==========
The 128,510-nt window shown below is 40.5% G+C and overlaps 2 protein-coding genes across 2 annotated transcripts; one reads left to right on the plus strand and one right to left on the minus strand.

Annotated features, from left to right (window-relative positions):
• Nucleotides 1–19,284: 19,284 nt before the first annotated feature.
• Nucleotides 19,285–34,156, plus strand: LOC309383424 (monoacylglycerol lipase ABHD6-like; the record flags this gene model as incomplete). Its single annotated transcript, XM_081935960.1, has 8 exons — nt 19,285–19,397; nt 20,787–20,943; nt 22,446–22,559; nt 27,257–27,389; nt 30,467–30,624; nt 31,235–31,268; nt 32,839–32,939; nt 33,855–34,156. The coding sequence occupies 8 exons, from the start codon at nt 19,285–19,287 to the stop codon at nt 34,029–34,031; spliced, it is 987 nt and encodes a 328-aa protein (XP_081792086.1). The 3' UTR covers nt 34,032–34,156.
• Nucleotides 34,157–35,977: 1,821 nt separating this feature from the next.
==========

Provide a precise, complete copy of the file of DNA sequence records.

The 128,510-nt window shown below is 40.5% G+C and overlaps 2 protein-coding genes across 2 annotated transcripts; one reads left to right on the plus strand and one right to left on the minus strand.

Annotated features, from left to right (window-relative positions):
• Nucleotides 1–19,284: 19,284 nt before the first annotated feature.
• Nucleotides 19,285–34,156, plus strand: LOC309383424 (monoacylglycerol lipase ABHD6-like; the record flags this gene model as incomplete). Its single annotated transcript, XM_081935960.1, has 8 exons — nt 19,285–19,397; nt 20,787–20,943; nt 22,446–22,559; nt 27,257–27,389; nt 30,467–30,624; nt 31,235–31,268; nt 32,839–32,939; nt 33,855–34,156. The coding sequence occupies 8 exons, from the start codon at nt 19,285–19,287 to the stop codon at nt 34,029–34,031; spliced, it is 987 nt and encodes a 328-aa protein (XP_081792086.1). The 3' UTR covers nt 34,032–34,156.
• Nucleotides 34,157–35,977: 1,821 nt separating this feature from the next.